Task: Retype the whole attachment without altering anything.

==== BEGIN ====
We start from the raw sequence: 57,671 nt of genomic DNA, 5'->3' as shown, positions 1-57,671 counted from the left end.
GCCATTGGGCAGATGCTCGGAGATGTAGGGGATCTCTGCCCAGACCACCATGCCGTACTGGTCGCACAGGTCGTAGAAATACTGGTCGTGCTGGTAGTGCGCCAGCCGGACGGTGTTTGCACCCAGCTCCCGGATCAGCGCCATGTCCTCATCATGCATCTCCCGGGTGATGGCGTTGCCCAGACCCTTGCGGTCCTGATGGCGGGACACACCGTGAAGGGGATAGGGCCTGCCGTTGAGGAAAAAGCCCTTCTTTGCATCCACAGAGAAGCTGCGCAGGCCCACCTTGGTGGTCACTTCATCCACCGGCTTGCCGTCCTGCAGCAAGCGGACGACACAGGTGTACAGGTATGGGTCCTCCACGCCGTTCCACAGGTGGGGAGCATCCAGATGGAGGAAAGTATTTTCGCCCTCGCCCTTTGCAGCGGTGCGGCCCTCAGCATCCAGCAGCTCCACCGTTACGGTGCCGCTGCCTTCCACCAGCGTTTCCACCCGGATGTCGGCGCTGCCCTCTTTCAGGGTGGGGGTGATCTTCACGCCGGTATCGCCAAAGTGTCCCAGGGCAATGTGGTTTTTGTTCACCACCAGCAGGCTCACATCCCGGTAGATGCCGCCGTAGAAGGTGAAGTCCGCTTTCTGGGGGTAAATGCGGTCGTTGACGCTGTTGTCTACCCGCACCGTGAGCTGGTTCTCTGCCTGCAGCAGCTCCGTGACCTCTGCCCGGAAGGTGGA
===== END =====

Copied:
We start from the raw sequence: 57,671 nt of genomic DNA, 5'->3' as shown, positions 1-57,671 counted from the left end.
GCCATTGGGCAGATGCTCGGAGATGTAGGGGATCTCTGCCCAGACCACCATGCCGTACTGGTCGCACAGGTCGTAGAAATACTGGTCGTGCTGGTAGTGCGCCAGCCGGACGGTGTTTGCACCCAGCTCCCGGATCAGCGCCATGTCCTCATCATGCATCTCCCGGGTGATGGCGTTGCCCAGACCCTTGCGGTCCTGATGGCGGGACACACCGTGAAGGGGATAGGGCCTGCCGTTGAGGAAAAAGCCCTTCTTTGCATCCACAGAGAAGCTGCGCAGGCCCACCTTGGTGGTCACTTCATCCACCGGCTTGCCGTCCTGCAGCAAGCGGACGACACAGGTGTACAGGTATGGGTCCTCCACGCCGTTCCACAGGTGGGGAGCATCCAGATGGAGGAAAGTATTTTCGCCCTCGCCCTTTGCAGCGGTGCGGCCCTCAGCATCCAGCAGCTCCACCGTTACGGTGCCGCTGCCTTCCACCAGCGTTTCCACCCGGATGTCGGCGCTGCCCTCTTTCAGGGTGGGGGTGATCTTCACGCCGGTATCGCCAAAGTGTCCCAGGGCAATGTGGTTTTTGTTCACCACCAGCAGGCTCACATCCCGGTAGATGCCGCCGTAGAAGGTGAAGTCCGCTTTCTGGGGGTAAATGCGGTCGTTGACGCTGTTGTCTACCCGCACCGTGAGCTGGTTCTCTGCCTGCAGCAGCTCCGTGACCTCTGCCCGGAAGGTGGA